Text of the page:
32. Uselessness

Time, distance and frustration.

 

At this point in our story, Nook and I knew that we wanted, and needed, to begin a life together.  This is obvious and logical for most couples, but given the specifics of our mutual lives, finding a way, and place, to combine them was going to prove a challenge.

But before we could truly begin down that path, Nook’s previous life, and relationship, needed to be brought to closure.  Unfortunately, this was going to prove easier said than done.

The concept of “closure” of relationships is familiar to probably everyone reading this.  Sometimes it’s about unfinished business - things that were not shared or said that probably should have been.  Other times it’s about understanding, explanations, insight.  Whatever the reason that we seek it, in the end it’s about balance .. about reaching a point where we feel stable, secure, and that we can move on.

When it comes to romantic relationships, if the break-up is not, shall we say, mutual, it is usually easier for the person who instigated the change in the relationship to feel they have reached that sense of closure, of understanding, ahead of the person who may have been surprised by the developments.

What happens “next” is where individual differences, personality and temperament come into play.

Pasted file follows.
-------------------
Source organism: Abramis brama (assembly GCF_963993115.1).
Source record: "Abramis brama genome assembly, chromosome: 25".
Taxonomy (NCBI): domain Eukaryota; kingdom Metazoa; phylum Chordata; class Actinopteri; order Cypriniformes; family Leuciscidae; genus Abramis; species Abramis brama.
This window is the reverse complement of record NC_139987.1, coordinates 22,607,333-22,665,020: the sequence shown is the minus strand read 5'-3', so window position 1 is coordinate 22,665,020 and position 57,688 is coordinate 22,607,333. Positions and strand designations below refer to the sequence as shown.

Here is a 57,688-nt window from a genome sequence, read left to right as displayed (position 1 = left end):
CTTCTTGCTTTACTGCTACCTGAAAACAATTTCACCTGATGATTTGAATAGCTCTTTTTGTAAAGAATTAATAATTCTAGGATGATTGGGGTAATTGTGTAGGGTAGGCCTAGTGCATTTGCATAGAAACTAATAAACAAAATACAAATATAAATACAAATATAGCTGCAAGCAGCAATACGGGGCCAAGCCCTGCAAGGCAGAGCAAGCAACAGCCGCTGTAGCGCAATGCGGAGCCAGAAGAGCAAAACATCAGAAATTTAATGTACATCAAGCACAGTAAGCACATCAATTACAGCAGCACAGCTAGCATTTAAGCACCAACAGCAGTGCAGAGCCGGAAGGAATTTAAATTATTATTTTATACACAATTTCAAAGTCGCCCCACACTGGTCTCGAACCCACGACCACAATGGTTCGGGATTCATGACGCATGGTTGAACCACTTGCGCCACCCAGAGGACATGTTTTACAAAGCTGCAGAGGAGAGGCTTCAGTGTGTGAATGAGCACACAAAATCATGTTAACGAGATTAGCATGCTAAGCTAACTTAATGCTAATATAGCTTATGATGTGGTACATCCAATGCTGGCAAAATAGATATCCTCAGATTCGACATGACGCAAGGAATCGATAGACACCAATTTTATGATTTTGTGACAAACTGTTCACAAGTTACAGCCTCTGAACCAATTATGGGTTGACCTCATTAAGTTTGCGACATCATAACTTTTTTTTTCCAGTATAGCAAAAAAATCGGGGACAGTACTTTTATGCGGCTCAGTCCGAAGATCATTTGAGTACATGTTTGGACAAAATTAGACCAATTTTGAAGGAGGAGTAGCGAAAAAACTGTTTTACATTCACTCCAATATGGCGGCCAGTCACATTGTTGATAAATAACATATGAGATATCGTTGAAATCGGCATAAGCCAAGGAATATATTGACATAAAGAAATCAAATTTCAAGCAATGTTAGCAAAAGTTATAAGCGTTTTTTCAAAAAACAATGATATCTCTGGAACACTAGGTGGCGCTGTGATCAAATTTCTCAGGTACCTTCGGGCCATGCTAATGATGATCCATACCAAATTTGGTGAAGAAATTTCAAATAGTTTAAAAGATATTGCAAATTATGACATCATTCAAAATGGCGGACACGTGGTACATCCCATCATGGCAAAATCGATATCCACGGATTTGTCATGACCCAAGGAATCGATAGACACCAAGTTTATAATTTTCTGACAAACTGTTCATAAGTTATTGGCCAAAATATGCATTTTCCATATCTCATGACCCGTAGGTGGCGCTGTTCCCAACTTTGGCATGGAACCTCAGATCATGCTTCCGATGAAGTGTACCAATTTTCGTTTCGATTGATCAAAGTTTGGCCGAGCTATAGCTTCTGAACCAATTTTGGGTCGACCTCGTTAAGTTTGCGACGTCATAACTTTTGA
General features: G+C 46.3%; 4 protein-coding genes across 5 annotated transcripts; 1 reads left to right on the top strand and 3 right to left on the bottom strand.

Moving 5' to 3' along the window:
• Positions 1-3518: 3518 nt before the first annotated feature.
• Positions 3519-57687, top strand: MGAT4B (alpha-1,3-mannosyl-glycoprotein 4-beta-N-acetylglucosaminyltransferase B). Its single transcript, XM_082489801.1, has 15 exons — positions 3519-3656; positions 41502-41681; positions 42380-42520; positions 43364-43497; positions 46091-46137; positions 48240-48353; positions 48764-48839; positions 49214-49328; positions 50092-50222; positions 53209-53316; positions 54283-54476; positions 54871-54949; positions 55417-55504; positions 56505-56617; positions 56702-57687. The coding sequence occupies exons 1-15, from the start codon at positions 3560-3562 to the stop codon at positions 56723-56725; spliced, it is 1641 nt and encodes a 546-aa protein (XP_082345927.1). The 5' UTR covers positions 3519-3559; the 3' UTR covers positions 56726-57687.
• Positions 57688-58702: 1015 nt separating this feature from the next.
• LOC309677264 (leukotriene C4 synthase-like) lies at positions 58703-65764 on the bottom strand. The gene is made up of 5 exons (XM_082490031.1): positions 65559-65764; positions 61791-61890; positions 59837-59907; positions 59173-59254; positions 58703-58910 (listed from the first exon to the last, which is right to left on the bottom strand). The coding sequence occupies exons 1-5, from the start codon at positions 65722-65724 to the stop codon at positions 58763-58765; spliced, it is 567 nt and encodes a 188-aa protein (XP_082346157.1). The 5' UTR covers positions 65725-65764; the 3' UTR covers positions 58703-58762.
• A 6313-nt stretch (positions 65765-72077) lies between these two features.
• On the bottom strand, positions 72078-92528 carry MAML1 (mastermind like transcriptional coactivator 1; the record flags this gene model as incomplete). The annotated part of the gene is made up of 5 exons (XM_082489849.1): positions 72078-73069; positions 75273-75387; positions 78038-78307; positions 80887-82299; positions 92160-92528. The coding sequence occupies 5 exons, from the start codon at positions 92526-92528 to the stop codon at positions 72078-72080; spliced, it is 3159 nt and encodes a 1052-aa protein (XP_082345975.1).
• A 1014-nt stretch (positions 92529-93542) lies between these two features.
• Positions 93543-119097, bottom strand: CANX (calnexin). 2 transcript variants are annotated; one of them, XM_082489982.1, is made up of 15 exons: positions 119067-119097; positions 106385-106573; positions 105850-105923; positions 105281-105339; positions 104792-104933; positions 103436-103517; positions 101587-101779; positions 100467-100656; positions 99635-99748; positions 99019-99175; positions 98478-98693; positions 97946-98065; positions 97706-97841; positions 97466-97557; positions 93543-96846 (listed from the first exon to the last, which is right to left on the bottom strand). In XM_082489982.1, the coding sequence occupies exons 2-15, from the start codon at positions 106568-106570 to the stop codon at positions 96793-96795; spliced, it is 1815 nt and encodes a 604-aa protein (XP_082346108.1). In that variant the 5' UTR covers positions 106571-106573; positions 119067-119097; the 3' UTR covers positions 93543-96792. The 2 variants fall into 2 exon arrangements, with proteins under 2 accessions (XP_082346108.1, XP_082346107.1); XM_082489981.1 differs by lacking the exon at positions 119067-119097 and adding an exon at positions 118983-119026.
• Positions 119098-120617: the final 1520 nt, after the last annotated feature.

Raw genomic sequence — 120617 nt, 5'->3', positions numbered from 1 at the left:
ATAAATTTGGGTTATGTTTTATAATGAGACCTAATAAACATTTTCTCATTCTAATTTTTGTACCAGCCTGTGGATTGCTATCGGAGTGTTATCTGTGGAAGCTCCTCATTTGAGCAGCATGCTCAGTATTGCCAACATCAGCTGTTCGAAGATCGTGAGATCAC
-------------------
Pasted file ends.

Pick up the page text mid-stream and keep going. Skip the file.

Some people may take a sudden breakup as a chance to re-evaluate a relationship, see that there were flaws, and actually in some small way be thankful that their ex was able to spot and act upon things before the relationship progressed too much further.

There are those who take the breakup with initial shock, perhaps even dismay, but, quickly adapt to the new world before them and after a brief period of relationship mourning (or a bottle of tequila) are ready to move on.

Of course, there are some who react with anger.  Sometimes physical, but more often verbal.  Accusations and recriminations merge with insecurity to result in a torrent of words, or actions.

Others enter a deep state of denial; questioning the decision, refusing to accept the new reality, or even going so far as to tell others that everything will be “back to normal” within a few weeks or months - so certain (and blind) are they...

Most of us have “been there” - at the end of a relationship, and responded in a way which was natural for us at the time.    Every reaction is unique to the people we are, and the relationship we were in.

Unfortunately, whilst Nook was already looking forward to her future, things were not going quite so smoothly on the other side.

We won’t be sharing details here - that’s not necessary - but suffice it to say, law enforcement was contacted, and somewhat .. intense .. behaviour was observed.

These were uncomfortable days for Nook and me.  I was across an ocean from her at this time, and there was no financially feasible way for me to get closer, nor bring her to me.   Nook wanted to spare me some of the anxiety she was feeling about the situation she was now in, but I could tell how it was affecting her.

 

Further.

The frustrations we had with the situation from Nook’s past caused a lot of ache at the end of April.  Nook wanted to move on, and being the kind woman that she is, she was hoping for the best here, and avoiding taking more direct steps to put the past in the past.

The month of May was going to prove a major turning point in our lives.  One where a road to the future, and the most difficult frustrations of the past, intersected.